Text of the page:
In childhood, Grandpa had beaten Lee, too. Lilly’s mother vowed she’d find a way soon to end the pain without Lilly being sent away.

Horror tale finished, Lilly looked spent, yet relieved. My face was sopping wet with tears I hadn’t known I’d shed. I put my arms around my best friend.

Mom said, in a voice filled with assurance, “You’re safe now, Lilly.”

My friend looked at me; both of us believed Mom.

The doorbell rang. Turning on the t.v. at the foot of my bed, Mom kissed Lilly’s head and mine, then left to greet Lee. I muted the television’s sound; cartoon figures cavorted in silence.

Through my thin wall, we heard Lee weep. She spoke quietly, at length, but we couldn’t decipher her words. Mom brought us sandwiches and went back to Lee. Lilly and I ignored the food, too busy trying to overhear our mothers.

Lilly and I eased into bed, curling up like spoons. Lilly, on the outside, whispered, “Thank you, sister.” Relief that I’d broken the silence oozed over me.

I held Lilly’s hand. “You’re safe. The moms will find help.’, I assured her. As I burrowed into my pillow, I heard the soft gurgle of her snore. I prayed that Lilly would stay with Lee, and me, forever. Sleep came; how I needed my first nap in years.

I awoke to see both moms approach the bed. Mom sat by me; Lee woke Lilly. We girls sat up again, staring at the grownups.

Lee said, “The violence is over. I have a solution; my father will go. No need to worry; I’ll explain tomorrow”. Mom nodded knowingly; Lee embraced Lilly and left. I asked Lilly, “You okay with this?” Nodding, she said, “Yes.” with conviction.

I took a bath, soothed by water’s warm embrace while Mom sat with Lilly. I heard them purr to each other; nothing seemed amiss. Toweling dry, I tossed on pajamas and joined Lilly in bed. Mom read us little-kid books as if we were babies. I drifted off, Lilly’s hand in mine.

At 9:00 a.m., Lilly and I awoke to the smell of breakfast cooking. My stomach and Lilly’s growled in unison. We raced to the kitchen; Mom had us sit. Lilly and I devoured cereal, juice, toast, pancakes. Lilly burped, then smiled. There was zero tension in the air.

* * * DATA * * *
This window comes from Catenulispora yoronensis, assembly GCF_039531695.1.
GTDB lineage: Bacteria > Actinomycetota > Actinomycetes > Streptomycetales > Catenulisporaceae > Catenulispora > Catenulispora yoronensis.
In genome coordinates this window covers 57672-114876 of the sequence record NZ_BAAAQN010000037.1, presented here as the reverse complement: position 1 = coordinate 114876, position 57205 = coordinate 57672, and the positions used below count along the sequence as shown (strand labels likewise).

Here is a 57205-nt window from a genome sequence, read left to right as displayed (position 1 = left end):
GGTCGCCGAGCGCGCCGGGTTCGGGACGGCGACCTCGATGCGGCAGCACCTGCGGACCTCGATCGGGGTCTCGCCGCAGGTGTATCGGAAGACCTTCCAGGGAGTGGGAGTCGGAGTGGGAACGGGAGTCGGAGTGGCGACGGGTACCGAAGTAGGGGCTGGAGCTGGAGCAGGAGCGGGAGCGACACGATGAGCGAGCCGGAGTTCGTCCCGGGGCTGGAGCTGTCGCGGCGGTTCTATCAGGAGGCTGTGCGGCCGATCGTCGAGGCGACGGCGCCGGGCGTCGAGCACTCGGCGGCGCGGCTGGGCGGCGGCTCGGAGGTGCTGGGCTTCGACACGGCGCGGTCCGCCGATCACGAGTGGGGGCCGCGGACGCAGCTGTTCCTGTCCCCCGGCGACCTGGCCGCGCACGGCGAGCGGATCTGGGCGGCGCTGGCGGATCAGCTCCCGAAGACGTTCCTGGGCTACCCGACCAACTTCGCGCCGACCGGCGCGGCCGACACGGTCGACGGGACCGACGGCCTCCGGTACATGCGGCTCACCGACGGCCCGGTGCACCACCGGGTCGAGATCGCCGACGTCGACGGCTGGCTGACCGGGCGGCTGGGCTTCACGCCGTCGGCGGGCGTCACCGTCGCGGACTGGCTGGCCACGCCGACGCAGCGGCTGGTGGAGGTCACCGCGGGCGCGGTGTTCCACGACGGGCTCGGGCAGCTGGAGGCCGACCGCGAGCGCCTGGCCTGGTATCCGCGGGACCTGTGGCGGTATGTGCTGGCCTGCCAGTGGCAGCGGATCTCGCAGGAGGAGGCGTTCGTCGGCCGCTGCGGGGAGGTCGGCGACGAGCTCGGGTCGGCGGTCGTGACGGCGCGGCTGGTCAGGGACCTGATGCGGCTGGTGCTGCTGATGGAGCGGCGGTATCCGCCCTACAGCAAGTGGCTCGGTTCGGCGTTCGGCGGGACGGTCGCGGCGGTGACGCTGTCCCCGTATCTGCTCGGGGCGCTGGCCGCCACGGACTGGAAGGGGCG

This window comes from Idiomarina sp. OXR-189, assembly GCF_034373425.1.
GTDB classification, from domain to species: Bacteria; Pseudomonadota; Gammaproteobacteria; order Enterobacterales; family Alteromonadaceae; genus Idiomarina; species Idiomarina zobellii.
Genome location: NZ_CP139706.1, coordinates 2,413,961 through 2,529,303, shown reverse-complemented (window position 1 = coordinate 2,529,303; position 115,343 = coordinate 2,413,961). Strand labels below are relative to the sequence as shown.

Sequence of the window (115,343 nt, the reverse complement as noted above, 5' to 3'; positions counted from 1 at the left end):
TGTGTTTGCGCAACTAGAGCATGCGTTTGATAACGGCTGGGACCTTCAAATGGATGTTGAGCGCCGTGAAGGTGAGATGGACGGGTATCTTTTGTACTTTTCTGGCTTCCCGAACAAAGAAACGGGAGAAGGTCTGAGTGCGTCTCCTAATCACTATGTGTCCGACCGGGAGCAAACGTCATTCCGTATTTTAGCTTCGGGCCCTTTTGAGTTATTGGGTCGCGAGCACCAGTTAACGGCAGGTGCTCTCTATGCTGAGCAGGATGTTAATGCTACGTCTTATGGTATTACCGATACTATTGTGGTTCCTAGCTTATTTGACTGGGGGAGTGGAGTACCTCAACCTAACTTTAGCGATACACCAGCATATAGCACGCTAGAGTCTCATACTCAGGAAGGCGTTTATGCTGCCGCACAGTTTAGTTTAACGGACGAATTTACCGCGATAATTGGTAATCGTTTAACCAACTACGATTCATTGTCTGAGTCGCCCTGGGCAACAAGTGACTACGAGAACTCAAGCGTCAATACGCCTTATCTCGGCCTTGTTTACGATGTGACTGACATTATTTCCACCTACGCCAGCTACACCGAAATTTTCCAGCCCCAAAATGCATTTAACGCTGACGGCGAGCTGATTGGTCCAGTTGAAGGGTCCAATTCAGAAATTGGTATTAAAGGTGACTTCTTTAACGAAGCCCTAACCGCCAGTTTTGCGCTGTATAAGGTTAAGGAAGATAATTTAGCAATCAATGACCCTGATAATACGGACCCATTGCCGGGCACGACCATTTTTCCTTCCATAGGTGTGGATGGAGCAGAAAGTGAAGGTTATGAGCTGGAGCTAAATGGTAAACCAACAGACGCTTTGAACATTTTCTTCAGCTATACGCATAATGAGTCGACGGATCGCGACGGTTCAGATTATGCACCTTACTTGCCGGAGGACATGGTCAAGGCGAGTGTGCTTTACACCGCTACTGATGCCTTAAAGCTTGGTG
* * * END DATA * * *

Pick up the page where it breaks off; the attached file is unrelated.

We left to dress; I lent Lilly my clothes. Her crazy-long, stalk-like legs made Lilly’s ankles poke comically out from my jeans. I teased, “Have a party, Lilly. Invite your pants to come down.” She didn’t understand, but laughed anyway.

The bell buzzed; we raced to let Lee in. Leaving a suitcase of Lilly’s things by the door, she sat on the sofa with her daughter.

Mom called me for help in the kitchen. I joined her there, and she hugged me tightly.

“Dad and I talked; we’re very proud. You did just the right thing.” Mom said. Elated, I followed her to the sink. Up to our elbows in dishwashing suds, we worked together. Sing-song Chinese wafted in to us; both voices were calm.

We brought snacks out. Lilly and I, stuffed from breakfast, watched the moms eat. Lee cleared her throat and stood up, as for a formal speech.

She asked us to forgive her father, to see him not as a monster, but as a flawed elder. Sorry to have hurt his grandchild and caused concern, he’d asked Lee to beg our pardon on his behalf. Grandpa had no idea he’d broken the law by harming Lilly until that morning.

Lee had confided in her brother, Kim, who’d endured the blows of his father’s belt in childhood. Kim and his wife, their children grown, offered to move Grandpa Cheng to their home in a week. Lilly would stay with us until then. Even with the serious issue at hand, Lilly and I whooped.

The family would protect Lilly, but not call the authorities. I sensed that Mom already knew the plan. She sat beside Lilly and asked, in a serious tone, if it felt safe to her. Lilly nodded, saying, “Grandpa shouldn’t go to jail, but not live in same house.”

How grave and brave Lilly was; a nine-year-old woman.

Lee excused herself and left to start packing her father’s possessions.

Lilly apologized to Mom for stealing the quarters. All summer, she’d hoped to be discovered. Longing to confess, but terribly afraid, Lilly thought that causing a commotion might uncover the secret. Mom said, “Pain makes us act oddly. I wish I’d figured things out sooner.” The matter was laid to rest forever.

My best friend and I went ahead with the grownups’ plan, abandoning ourselves to a final week of unbridled summer fun. Mom took us back-to-school shopping; we chose identical supplies.

Lilly and I cooked up a plan for weekly sleepovers, which the moms approved. We’d never lose each other.

Lilly looked forward to returning to a safe home; she was curious about school in America. I glanced through my reading list, proud that my books this year were more advanced. We no longer panicked about parting.

On the Sunday before school started, it was time for Lilly to leave. After church with her mother, she’d return to a peaceful home.

Lilly pulled her suitcase into the living room. She was glowing; no trace of fear remained in her eyes. Lee rang and entered. Lilly and I held onto each other for a long time. Like world-weary soldiers after a war, we savored survival and joy.

Lilly grinned, said, “See you Friday!” and was gone.

Editor: LinckeN@WLAC.edu | West Los Angeles College | 9000 Overland Ave, Culver City CA 90230 | www.wlac.edu
Production Mngr: Michelle Long-Coffee | Web Design: Clarissa Castellanos